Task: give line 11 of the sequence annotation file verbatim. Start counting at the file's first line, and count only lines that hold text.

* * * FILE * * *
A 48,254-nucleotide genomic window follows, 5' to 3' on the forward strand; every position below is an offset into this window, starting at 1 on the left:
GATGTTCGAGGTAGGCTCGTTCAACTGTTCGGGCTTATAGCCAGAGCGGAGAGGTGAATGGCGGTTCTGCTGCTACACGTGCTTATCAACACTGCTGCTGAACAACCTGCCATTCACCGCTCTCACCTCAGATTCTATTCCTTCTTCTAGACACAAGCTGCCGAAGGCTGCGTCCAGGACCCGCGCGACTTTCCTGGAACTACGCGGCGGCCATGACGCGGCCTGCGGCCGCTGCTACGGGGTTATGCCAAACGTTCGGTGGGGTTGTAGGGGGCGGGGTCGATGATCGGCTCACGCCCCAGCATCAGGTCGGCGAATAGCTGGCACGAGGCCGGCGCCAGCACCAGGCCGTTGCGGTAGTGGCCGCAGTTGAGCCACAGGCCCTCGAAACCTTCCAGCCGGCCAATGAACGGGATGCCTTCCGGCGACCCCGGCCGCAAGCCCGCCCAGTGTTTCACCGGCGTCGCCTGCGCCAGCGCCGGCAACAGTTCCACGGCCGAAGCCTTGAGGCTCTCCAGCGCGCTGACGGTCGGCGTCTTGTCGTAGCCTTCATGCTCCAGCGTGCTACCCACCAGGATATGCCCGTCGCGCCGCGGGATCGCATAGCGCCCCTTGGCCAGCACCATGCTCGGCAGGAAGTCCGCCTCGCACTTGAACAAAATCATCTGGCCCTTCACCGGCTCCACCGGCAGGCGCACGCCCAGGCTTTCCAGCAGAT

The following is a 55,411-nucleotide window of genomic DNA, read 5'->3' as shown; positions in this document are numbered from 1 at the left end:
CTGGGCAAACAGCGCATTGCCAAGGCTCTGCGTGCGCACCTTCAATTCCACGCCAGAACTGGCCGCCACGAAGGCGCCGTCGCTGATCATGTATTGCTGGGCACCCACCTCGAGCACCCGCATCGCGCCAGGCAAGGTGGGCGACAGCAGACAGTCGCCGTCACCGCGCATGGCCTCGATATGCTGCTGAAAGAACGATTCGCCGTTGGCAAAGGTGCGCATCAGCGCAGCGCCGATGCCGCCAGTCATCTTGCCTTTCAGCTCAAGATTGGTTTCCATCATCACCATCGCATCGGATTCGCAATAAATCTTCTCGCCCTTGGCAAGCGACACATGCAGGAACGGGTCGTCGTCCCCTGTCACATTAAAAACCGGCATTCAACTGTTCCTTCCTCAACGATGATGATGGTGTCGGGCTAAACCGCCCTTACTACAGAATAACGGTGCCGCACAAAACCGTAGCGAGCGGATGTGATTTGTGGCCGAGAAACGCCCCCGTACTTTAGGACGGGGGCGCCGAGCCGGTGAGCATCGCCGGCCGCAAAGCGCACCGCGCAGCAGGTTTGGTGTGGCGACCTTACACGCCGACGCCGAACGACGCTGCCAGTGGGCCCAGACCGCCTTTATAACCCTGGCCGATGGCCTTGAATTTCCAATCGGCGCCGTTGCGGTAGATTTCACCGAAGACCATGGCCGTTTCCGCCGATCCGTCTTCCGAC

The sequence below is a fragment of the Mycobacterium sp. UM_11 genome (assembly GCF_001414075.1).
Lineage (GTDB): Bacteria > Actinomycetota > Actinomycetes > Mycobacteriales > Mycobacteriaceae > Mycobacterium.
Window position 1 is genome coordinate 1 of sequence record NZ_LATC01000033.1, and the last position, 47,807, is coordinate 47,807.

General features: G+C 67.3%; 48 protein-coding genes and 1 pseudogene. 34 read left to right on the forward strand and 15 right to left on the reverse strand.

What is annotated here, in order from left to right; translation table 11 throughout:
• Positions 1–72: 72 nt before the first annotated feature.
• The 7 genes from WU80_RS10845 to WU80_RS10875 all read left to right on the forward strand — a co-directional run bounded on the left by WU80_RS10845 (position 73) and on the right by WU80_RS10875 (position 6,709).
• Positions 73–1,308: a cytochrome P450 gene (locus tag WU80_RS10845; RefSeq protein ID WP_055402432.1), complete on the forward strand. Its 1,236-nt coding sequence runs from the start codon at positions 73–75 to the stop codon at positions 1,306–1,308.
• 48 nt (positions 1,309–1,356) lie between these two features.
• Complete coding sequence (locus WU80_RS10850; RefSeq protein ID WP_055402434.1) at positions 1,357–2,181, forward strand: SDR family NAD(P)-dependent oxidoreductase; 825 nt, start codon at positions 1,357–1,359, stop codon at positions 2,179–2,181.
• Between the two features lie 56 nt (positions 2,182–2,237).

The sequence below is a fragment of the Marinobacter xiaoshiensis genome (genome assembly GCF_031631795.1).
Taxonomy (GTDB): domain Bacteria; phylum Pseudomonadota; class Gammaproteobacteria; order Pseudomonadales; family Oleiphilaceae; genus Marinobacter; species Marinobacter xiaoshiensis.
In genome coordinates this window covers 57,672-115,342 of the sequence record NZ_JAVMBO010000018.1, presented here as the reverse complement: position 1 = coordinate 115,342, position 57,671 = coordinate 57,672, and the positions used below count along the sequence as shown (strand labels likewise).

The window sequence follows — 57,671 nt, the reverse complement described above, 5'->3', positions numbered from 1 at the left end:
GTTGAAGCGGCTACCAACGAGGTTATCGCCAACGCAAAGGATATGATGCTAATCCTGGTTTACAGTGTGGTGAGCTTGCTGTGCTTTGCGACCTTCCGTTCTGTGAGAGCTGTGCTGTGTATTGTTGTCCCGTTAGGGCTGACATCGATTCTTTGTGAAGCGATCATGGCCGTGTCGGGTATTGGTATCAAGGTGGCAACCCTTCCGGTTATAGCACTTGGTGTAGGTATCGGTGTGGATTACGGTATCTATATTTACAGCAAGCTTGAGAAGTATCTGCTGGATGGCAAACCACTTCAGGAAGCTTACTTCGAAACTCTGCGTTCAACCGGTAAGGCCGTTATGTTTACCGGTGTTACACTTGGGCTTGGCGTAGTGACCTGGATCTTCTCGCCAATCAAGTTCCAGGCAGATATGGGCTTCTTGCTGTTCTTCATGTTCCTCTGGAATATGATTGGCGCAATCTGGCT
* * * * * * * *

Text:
• The 7 genes from WU80_RS10845 to WU80_RS10875 all read left to right on the forward strand — a co-directional run bounded on the left by WU80_RS10845 (position 73) and on the right by WU80_RS10875 (position 6,709).